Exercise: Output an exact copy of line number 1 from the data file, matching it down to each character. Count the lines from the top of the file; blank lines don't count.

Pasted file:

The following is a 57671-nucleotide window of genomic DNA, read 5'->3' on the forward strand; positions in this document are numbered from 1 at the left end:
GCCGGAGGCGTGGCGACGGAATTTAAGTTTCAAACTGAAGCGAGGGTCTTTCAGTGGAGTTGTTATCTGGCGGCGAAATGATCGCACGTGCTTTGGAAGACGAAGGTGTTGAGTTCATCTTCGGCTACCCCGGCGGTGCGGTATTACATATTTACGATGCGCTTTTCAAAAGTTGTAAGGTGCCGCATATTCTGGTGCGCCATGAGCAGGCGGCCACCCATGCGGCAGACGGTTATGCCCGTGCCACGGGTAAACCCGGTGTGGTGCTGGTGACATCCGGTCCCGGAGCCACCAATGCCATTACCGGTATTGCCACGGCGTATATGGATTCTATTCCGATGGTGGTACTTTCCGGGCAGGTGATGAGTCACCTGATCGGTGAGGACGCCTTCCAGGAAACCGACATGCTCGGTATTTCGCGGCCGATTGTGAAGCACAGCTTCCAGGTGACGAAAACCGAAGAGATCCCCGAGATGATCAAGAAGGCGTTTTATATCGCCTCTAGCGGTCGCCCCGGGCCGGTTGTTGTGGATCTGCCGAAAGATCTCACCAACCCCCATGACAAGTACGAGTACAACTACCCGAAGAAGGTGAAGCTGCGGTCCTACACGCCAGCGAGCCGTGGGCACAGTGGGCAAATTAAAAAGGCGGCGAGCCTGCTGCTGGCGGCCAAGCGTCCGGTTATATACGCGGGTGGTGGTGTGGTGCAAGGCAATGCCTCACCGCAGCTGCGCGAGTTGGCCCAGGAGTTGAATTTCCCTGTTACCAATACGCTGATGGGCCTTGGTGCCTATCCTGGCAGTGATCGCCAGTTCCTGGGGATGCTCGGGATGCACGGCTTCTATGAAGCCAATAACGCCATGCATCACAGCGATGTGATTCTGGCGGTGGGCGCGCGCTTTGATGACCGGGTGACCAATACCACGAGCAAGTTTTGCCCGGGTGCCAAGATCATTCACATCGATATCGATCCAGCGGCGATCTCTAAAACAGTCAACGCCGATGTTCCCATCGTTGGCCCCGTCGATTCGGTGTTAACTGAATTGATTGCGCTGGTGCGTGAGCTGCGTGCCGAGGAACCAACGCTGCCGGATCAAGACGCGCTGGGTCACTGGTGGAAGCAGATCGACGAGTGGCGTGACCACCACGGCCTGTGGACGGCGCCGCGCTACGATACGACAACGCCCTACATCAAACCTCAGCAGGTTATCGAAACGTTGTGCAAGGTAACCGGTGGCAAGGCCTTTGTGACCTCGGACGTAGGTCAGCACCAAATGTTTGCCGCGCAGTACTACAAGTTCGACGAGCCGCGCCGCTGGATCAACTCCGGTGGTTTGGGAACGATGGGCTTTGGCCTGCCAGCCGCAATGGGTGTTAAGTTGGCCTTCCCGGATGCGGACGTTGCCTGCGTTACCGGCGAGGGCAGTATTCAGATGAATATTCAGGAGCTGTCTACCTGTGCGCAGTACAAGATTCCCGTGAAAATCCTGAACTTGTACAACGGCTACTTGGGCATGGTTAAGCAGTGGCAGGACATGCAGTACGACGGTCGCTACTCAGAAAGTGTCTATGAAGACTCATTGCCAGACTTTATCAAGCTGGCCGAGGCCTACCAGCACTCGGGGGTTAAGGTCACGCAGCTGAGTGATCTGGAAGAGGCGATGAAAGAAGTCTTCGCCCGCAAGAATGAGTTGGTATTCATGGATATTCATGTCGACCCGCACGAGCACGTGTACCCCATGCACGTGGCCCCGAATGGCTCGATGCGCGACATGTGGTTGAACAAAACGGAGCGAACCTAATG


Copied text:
The following is a 57671-nucleotide window of genomic DNA, read 5'->3' on the forward strand; positions in this document are numbered from 1 at the left end: